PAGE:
Organic Millet flakesMillet is more than just an interesting alternative to the more common grains. Our food ranking system qualified it as a good source of some very important nutrients, including copper, manganese, phosphorus, and magnesium.
Although oats have been widely publicized for their heart-protective properties, millet is a grain that should also be included on your list of heart-healthy choices because of its status as a good source of magnesium. Magnesium has been shown in studies to reduce the severity of asthma and to reduce the frequency of migraine attacks. Magnesium has also been shown to lower high blood pressure and reduce the risk of heart attack, especially in people with atherosclerosis or diabetic heart disease.
Development and Repair of Body Tissue
The phosphorus provided by millet plays a role in the structure of every cell in the body. In addition to its role in forming the mineral matrix of bone, phosphorus is an essential component of numerous other life-critical compounds including adenosine triphosphate or ATP, the molecule that is the energy currency of the body. Phosphorus is an important component of nucleic acids, the building blocks of the genetic code. In addition, the metabolism of lipids (fats) relies on phosphorus, and phosphorus is an essential component of lipid-containing structures such as cell membranes and nervous system structures.
Millet and Other Whole Grains Substantially Lower Type 2 Diabetes Risk
Millet and other whole grains are a rich source of magnesium, a mineral that acts as a co-factor for more than 300 enzymes, including enzymes involved in the body's use of glucose and insulin secretion.
Helps Prevent Gallstones
Eating foods high in insoluble fiber, such as millet, can help women avoid gallstones, shows a study published in the American Journal of Gastroenterology.Studying the overall fiber intake and types of fiber consumed over a 16 year period by over 69,000 women in the Nurses Health Study, researchers found that those consuming the most fiber overall (both soluble and insoluble) had a 13% lower risk of developing gallstones compared to women consuming the fewest fiber-rich foods.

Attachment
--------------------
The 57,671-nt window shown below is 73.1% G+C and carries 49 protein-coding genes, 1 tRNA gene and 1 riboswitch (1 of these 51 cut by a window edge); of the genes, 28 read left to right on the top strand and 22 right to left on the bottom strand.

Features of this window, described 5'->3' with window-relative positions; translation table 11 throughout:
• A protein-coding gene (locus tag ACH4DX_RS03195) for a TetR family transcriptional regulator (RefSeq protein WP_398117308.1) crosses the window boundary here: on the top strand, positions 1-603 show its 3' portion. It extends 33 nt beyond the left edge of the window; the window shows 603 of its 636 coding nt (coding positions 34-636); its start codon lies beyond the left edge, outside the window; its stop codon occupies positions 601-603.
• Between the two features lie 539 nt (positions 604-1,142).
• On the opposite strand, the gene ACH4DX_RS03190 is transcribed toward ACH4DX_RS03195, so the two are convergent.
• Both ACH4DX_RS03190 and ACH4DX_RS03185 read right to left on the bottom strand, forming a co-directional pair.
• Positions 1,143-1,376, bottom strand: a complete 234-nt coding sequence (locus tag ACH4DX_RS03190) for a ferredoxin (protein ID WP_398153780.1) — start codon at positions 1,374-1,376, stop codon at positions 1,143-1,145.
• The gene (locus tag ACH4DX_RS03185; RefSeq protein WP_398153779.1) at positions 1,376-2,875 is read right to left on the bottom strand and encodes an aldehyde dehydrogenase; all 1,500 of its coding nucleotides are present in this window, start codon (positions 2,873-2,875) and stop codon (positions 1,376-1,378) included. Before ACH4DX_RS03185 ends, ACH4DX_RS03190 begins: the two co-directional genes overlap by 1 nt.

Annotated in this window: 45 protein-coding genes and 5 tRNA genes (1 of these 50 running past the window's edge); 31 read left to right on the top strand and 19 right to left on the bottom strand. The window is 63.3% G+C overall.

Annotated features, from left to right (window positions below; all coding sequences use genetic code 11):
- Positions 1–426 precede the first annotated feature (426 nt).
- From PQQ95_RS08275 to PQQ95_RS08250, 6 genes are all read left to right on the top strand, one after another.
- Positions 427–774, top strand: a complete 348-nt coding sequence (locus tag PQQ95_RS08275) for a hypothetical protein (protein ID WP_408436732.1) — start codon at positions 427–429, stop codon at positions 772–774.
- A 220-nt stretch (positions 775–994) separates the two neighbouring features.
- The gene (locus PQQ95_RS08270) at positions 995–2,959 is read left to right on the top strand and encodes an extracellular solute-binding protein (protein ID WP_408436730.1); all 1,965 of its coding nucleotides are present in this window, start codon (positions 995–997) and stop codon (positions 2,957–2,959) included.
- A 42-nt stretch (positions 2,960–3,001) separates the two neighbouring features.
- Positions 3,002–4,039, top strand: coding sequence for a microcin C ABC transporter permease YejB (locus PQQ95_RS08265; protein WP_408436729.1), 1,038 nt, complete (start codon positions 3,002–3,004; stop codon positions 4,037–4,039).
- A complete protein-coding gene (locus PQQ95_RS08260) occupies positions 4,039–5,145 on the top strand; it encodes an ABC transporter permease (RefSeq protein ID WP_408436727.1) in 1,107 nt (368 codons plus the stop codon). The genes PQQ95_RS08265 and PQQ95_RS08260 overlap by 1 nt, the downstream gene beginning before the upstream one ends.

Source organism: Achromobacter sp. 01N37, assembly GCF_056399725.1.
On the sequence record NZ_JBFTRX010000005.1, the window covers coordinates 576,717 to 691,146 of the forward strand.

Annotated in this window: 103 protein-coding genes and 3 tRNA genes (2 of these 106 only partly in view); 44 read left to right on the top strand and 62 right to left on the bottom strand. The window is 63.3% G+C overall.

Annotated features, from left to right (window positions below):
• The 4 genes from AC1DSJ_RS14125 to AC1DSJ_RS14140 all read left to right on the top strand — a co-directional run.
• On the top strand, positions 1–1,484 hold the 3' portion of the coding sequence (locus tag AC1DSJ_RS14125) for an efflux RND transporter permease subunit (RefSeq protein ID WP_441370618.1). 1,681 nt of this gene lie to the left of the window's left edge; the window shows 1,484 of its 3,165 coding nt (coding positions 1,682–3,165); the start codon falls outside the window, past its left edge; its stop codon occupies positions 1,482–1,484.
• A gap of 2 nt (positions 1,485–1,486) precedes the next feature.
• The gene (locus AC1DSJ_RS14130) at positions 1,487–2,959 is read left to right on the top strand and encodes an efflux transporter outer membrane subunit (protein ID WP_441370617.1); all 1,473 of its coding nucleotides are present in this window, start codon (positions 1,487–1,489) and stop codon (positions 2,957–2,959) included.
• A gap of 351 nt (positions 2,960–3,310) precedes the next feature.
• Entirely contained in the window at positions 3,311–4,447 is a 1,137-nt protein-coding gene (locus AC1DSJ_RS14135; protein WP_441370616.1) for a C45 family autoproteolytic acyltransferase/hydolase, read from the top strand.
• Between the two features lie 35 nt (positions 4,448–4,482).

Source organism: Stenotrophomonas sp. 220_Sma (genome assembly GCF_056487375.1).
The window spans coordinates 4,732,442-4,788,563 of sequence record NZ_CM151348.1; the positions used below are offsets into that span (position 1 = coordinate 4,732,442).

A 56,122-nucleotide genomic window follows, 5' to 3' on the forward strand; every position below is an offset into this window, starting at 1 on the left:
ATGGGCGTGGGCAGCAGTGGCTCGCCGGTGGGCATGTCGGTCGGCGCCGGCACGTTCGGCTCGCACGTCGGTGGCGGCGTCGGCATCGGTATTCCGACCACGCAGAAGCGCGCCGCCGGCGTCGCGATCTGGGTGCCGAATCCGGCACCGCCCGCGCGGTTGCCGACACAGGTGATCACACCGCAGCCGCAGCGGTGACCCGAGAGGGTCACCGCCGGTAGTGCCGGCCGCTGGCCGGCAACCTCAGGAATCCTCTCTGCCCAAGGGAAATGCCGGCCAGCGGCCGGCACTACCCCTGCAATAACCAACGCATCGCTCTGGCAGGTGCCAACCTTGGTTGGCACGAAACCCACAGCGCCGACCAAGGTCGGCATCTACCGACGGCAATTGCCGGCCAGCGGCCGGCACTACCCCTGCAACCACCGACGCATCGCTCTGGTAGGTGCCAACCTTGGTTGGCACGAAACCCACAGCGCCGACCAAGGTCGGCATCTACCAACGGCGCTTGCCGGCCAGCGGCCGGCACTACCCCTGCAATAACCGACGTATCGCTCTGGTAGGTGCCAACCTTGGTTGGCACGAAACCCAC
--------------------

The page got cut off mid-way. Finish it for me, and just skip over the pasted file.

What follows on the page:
Fiber from Whole Grains and Fruit Protective against Breast Cancer
When researchers looked at how much fiber 35,972 participants in the UK Women's Cohort Study ate, they found a diet rich in fiber from whole grains, such as millet, and fruit offered significant protection against breast cancer for pre-menopausal women. (Cade JE, Burley VJ, et al., International Journal of Epidemiology).
Whole Grains and Fish Highly Protective against Childhood Asthma
According to the American Lung Association, almost 20 million Americans suffer from asthma, which is reported to be responsible for over 14 million lost school days in children, and an annual economic cost of more than $16.1 billion.
Increasing consumption of whole grains and fish could reduce the risk of childhood asthma by about 50%, suggests the International Study on Allergy and Asthma in Childhood (Tabak C, Wijga AH, Thorax).
The researchers, from the Dutch National Institute of Public Health and the Environment, Utrecht University, University Medical Center Groningen, used food frequency questionnaires completed by the parents of 598 Dutch children aged 8-13 years. They assessed the children's consumption of a range of foods including fish, fruits, vegetables, dairy and whole grain products. Data on asthma and wheezing were also assessed using medical tests as well as questionnaires.